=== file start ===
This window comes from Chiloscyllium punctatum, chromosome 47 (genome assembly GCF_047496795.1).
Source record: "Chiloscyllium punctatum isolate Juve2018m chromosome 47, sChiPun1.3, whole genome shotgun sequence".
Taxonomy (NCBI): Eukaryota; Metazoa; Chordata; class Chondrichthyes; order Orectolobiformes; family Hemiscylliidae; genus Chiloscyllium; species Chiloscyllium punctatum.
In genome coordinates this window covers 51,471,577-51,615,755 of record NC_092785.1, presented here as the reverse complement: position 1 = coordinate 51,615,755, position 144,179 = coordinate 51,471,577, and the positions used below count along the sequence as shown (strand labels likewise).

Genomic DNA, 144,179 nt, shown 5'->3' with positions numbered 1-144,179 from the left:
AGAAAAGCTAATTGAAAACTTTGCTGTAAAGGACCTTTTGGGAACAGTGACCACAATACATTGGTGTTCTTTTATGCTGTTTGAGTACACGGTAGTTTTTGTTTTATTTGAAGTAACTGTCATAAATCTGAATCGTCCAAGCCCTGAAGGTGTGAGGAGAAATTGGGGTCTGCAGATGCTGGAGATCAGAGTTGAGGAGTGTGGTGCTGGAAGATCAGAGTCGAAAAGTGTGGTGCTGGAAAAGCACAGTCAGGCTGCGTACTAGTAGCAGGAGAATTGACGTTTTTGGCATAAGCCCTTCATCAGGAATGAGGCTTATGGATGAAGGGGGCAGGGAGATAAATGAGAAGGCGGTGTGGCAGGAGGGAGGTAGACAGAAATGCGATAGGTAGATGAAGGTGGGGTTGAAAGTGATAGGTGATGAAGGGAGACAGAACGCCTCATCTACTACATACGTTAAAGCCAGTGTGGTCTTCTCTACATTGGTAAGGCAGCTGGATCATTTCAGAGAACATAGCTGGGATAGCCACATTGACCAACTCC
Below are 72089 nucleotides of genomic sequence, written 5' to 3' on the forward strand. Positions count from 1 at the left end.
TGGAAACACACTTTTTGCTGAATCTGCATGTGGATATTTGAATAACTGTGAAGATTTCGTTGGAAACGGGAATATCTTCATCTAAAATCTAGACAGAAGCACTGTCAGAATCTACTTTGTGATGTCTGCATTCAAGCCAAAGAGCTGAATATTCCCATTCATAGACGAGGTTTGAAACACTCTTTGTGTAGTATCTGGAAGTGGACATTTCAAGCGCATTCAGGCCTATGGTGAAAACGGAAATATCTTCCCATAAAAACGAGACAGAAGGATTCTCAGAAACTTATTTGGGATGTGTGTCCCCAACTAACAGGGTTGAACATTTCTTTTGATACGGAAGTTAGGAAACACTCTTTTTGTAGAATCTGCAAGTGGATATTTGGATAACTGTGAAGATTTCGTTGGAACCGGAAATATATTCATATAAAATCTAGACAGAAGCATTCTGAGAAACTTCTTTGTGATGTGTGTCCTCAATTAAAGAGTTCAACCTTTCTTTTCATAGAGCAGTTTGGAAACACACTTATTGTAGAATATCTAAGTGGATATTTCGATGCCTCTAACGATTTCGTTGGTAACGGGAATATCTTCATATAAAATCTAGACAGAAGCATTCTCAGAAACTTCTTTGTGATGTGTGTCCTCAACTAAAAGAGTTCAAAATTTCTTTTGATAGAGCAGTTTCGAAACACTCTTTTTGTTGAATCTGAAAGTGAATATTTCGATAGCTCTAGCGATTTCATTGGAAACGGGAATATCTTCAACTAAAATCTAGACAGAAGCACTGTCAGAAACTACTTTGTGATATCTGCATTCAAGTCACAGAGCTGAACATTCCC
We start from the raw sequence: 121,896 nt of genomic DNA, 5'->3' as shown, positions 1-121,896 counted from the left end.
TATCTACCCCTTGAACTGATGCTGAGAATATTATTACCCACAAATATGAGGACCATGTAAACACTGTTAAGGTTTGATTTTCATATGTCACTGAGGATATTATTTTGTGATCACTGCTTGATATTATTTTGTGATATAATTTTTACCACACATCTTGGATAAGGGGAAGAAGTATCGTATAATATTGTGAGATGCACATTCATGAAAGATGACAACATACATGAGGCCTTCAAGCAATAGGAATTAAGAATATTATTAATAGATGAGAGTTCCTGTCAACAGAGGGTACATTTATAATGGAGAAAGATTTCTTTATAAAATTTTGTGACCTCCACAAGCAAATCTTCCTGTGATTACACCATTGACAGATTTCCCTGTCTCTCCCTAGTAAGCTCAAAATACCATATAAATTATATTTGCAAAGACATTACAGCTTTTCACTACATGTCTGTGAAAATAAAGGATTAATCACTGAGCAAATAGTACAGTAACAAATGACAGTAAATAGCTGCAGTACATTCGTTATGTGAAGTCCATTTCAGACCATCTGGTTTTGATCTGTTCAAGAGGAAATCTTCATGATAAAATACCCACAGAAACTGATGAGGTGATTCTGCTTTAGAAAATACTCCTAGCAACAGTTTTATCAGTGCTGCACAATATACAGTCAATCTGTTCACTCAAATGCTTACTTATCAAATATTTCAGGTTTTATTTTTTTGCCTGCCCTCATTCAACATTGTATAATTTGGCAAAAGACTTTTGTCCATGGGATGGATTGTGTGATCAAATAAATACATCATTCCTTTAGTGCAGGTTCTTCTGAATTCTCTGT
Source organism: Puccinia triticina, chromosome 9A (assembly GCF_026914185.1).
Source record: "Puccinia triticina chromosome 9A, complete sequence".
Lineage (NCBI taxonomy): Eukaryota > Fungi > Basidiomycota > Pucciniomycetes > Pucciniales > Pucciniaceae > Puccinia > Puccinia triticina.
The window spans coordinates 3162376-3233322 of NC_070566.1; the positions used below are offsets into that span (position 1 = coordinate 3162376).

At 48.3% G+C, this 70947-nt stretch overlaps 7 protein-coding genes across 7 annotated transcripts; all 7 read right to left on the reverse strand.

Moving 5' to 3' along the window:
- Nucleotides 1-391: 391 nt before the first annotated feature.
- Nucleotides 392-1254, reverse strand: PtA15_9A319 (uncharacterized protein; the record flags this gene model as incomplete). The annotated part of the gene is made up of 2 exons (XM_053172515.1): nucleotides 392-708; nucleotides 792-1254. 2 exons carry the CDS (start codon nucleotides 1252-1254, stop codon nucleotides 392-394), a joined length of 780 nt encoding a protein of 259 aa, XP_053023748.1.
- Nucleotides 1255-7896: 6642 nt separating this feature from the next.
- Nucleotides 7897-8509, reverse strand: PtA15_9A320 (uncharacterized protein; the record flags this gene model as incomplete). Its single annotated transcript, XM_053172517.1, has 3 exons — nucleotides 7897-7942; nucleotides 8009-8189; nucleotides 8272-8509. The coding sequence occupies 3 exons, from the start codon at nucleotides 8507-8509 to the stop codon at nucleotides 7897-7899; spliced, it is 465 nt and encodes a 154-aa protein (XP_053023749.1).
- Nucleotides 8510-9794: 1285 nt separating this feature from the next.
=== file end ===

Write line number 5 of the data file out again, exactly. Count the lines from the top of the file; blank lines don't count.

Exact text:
Genomic DNA, 144,179 nt, shown 5'->3' with positions numbered 1-144,179 from the left: